By Sister Lois Anne Palkert, OSF
January is a time we remember one man who had a dream, a dream that changed the United States. Since 1986 the third Monday of January has been a federal holiday in observance of the birthday of Martin Luther King JR, a Baptist minister, Nobel Peace Prize winner and civil rights leader dedicated to nonviolence. Although Martin Luther King is primarily remembered in the 21st century for his famous “I Have Dream” speech delivered on the steps of the Lincoln Memorial on August 28, 1963 there are many other reasons for celebrating and debating his life’s legacy.
When Martin Luther King made his famous “I Have a Dream” speech he dreamed of a day when race, color, creed and ethnicity would be transcended. Commenting on American Race relations and the difference between now and King’s era, Jerome Hudson from Breithart News observed “we have not reached the mountaintop, but for all intents and purposed, we certainly are closer. We’ve come a long way as viewing one another, whether we look different or not, as equal, as Thomas Jefferson would want us to do.”
Although Martin Luther King has long been hailed as a civil rights leader, he is also one of the great spiritual leaders of our time. Lewis Baldwin professor of religious studies at Vanderbilt University believes that one aspect of his life has often been overlooked: the role of prayer. King always made it clear that his civil rights and political activities were an extension of his ministry.
For King personal prayer and public prayer were equally significant. Public prayer was important to him because he understood prayer as a form of creative energy. It was a way of motivating, affirming and empowering people in the struggle for equal rights. Prayer was King’s secret weapon in the civil rights movement, a key to its success. In prayer King and the people found the strength to continue despite arrests and killings.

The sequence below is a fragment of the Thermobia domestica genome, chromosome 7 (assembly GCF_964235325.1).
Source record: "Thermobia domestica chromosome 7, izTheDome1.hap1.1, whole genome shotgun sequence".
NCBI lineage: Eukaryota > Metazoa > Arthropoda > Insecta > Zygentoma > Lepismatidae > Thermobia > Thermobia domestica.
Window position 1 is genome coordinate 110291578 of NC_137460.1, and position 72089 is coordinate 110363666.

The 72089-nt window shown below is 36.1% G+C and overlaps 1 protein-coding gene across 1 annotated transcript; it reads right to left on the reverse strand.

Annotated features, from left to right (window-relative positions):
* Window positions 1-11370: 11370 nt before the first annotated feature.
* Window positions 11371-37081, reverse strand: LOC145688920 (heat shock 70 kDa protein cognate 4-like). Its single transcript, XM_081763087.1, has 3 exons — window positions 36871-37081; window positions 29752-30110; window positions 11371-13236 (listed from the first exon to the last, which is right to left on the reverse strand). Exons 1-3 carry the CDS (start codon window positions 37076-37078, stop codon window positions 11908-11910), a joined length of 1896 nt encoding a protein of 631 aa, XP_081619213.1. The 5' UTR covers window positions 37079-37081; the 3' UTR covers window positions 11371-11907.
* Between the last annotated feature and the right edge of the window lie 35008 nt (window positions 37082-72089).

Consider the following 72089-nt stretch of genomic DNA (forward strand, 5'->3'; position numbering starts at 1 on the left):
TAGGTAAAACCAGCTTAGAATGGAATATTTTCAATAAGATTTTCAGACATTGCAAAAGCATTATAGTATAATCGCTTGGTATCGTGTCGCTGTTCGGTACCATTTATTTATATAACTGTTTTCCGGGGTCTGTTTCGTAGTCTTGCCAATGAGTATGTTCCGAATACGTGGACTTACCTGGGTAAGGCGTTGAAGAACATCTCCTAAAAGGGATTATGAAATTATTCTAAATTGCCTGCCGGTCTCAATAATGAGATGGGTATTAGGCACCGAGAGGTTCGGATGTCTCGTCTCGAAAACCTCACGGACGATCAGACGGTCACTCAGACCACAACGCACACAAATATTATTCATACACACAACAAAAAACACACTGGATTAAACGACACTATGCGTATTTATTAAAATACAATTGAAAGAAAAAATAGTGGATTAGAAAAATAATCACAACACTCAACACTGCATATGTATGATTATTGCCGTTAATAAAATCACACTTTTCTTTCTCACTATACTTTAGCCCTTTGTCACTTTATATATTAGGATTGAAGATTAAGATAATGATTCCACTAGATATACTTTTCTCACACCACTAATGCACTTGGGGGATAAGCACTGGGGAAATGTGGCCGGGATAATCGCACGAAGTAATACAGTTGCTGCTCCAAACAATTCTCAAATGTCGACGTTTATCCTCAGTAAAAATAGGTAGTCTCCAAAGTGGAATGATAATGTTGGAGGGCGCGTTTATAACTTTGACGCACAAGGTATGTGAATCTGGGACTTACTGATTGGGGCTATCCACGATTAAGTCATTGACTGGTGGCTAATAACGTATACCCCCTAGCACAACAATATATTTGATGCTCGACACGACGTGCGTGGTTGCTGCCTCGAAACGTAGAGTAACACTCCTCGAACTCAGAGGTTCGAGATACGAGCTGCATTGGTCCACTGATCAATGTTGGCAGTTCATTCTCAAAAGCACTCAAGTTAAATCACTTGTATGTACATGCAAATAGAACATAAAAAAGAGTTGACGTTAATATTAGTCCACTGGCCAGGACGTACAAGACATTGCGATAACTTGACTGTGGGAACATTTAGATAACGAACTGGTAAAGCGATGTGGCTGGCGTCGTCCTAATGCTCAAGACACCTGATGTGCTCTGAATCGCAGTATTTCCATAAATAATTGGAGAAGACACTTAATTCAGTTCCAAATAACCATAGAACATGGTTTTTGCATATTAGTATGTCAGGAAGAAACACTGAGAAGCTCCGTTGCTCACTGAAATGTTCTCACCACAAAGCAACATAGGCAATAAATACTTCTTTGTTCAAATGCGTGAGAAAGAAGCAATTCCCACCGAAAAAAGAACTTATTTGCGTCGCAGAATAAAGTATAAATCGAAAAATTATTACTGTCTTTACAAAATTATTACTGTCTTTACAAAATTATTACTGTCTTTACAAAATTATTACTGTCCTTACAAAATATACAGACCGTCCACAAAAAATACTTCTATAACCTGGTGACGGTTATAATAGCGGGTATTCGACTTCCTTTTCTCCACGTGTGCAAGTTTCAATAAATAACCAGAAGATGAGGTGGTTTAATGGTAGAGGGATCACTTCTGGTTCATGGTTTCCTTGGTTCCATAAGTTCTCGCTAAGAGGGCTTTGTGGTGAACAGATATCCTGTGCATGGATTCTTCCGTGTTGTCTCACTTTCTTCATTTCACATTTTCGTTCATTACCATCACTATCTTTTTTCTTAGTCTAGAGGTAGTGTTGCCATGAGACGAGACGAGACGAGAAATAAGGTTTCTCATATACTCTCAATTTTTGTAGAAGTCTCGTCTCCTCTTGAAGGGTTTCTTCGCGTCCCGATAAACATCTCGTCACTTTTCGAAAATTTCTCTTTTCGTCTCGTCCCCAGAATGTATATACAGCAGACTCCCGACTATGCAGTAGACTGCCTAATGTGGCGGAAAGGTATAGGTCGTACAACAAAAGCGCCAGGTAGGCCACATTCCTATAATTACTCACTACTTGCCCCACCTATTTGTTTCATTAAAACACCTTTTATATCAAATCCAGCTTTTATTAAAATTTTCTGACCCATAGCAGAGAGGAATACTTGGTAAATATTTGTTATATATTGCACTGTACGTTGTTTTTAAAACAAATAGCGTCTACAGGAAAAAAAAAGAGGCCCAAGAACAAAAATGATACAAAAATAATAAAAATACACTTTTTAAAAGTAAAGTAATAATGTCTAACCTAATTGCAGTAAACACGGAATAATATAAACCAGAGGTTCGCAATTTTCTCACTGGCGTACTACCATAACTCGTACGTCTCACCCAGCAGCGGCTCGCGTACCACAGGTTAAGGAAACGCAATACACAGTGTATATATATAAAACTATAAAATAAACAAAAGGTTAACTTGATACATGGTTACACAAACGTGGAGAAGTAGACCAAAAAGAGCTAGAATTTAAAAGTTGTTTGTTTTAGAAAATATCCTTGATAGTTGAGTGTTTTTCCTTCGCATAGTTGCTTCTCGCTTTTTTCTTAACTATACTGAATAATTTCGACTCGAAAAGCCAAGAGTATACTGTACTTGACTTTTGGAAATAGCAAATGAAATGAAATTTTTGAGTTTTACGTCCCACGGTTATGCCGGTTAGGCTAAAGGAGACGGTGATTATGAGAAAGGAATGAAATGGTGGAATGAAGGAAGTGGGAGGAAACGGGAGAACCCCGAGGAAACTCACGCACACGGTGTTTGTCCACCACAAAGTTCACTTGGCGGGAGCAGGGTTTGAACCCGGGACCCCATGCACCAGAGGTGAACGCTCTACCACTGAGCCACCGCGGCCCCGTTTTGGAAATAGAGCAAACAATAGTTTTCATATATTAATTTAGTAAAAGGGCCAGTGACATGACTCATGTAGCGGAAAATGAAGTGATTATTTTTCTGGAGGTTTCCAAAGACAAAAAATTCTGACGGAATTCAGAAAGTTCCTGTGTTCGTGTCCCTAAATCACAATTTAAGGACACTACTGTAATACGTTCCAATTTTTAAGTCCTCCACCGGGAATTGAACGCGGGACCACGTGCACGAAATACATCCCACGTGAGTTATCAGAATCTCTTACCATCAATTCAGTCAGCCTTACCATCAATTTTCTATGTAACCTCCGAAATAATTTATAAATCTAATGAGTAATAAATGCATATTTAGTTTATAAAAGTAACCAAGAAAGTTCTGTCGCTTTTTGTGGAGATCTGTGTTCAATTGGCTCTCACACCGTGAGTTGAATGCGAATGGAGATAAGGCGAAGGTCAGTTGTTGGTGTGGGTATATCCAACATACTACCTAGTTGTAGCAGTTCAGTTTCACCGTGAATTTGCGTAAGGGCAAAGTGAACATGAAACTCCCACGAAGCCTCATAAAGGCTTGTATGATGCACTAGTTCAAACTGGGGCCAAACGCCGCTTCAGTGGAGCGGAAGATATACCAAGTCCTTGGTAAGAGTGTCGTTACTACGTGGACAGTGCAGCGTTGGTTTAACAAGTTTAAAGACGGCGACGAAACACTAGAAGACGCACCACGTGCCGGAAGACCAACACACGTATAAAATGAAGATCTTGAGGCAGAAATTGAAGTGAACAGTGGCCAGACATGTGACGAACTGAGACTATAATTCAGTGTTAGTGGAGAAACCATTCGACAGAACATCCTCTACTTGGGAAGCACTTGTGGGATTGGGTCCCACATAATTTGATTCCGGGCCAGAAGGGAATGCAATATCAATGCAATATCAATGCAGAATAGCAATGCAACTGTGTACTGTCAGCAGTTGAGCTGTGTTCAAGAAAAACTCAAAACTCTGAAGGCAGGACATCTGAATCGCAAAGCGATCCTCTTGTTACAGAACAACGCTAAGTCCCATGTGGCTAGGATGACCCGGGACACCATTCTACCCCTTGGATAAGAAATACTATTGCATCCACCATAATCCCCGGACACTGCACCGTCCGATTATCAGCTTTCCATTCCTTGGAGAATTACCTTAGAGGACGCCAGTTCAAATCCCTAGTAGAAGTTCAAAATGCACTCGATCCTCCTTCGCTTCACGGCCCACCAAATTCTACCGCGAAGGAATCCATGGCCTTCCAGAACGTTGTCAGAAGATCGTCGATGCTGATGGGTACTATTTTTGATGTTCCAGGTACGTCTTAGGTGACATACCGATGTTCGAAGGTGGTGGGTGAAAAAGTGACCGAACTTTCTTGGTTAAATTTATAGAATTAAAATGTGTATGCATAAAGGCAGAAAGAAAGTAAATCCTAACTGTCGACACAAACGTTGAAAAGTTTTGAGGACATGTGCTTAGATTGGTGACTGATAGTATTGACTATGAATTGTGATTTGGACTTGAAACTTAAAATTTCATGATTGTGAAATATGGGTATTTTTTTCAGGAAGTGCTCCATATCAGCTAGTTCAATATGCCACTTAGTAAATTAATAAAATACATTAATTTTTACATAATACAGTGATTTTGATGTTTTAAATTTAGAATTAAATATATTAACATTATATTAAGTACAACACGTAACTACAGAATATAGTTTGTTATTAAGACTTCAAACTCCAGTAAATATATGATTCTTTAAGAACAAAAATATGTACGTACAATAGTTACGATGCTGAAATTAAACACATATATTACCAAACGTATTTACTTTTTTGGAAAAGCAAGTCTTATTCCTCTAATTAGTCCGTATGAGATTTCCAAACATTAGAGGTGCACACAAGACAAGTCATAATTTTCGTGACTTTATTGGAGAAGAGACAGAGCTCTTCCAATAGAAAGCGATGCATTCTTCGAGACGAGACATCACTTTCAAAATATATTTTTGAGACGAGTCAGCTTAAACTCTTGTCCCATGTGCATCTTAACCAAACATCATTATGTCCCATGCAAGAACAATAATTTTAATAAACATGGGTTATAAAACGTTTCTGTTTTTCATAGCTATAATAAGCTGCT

In 1956 after a midnight call from a racist who threatened to kill him and destroy his home, King had, transformative prayer experience.
“He retreated to his kitchen and over a cup of coffee poured his heart out to God,” Baldwin relates.
“Lord, I’m down here trying to do what is right. Now I am afraid. And I can’t let the people see me like this because if they see me weak and losing my courage, they will begin to get weak. I am at the end of my powers. I have nothing left. I’ve come to the point where I can’t face it alone.”
Shortly after, King re-counts, he experienced the divine like he had never experienced him before. King heard an inner voice assure him, “King, stand up for justice.” He knew God was with him and would be with him until the end. In Standing in the Need of Prayer Coretta King writes, “When Martin stood up from the table, he was imbued with a new sense of confidence, and he was ready to face anything.
Three days later his house was bombed. No one was harmed.
King claims that this experience was one of his most revelatory spiritual experiences, a meaningful turning point in his rise to leadership, as well as the entire movement for African Americans in their fight for freedom.
King often included this experience in his sermons, saying he had a vision of God telling him to “stand up” for righteousness and assuring him that he would always have God’s companionship.
Prayer was King’s secret weapon in the civil rights movement, according to Lewis Baldwin. Despite death threats and insurmountable challenges, King found courage in prayer to keep going.
King never took credit for the civil rights movement. He insisted that the movement was beyond any one person and that he “just happened to be there.” Following a sermon in Montgomery, Alabama, he prayed: “Help me, O God, to see that I’m just a symbol of a movement.
Even though King denied credit for the movement it seems his presence during the Civil Rights movement was no accident. He transformed his fear into assurance through the power of prayer and led the movement with an unshakable spiritual strength. In prayer he found the courage to keep going, teaching us that prayer must be a part of any movement for social action.
King’s prayers were influenced by the legacies of St Francis of Assis and nonviolence advocate Mahatma Gandhi. For King they became a pioneering aspect of interracial and interfaith dialogue. He was able to intersect into the civil rights movement Christians, Muslims, Jews, Protestants, Catholics and “they all sing together and pray together.”
What would happen if more of our leaders openly drew upon the power of prayer and if we continued to use prayer in our social actions for change?
With the passage of the King Holiday and Service Act in 1994, the Martín Luther King holiday was transformed into a national day of citizen action and volunteer service, moving us closer to Dr. King’s vision of a “Beloved Community.”
“Life’s most urgent question: what are you doing for others?’” (Martin Luther King ) Words worth pondering as we celebrate his birthday and commemorate the life and legacy of Martin Luther King.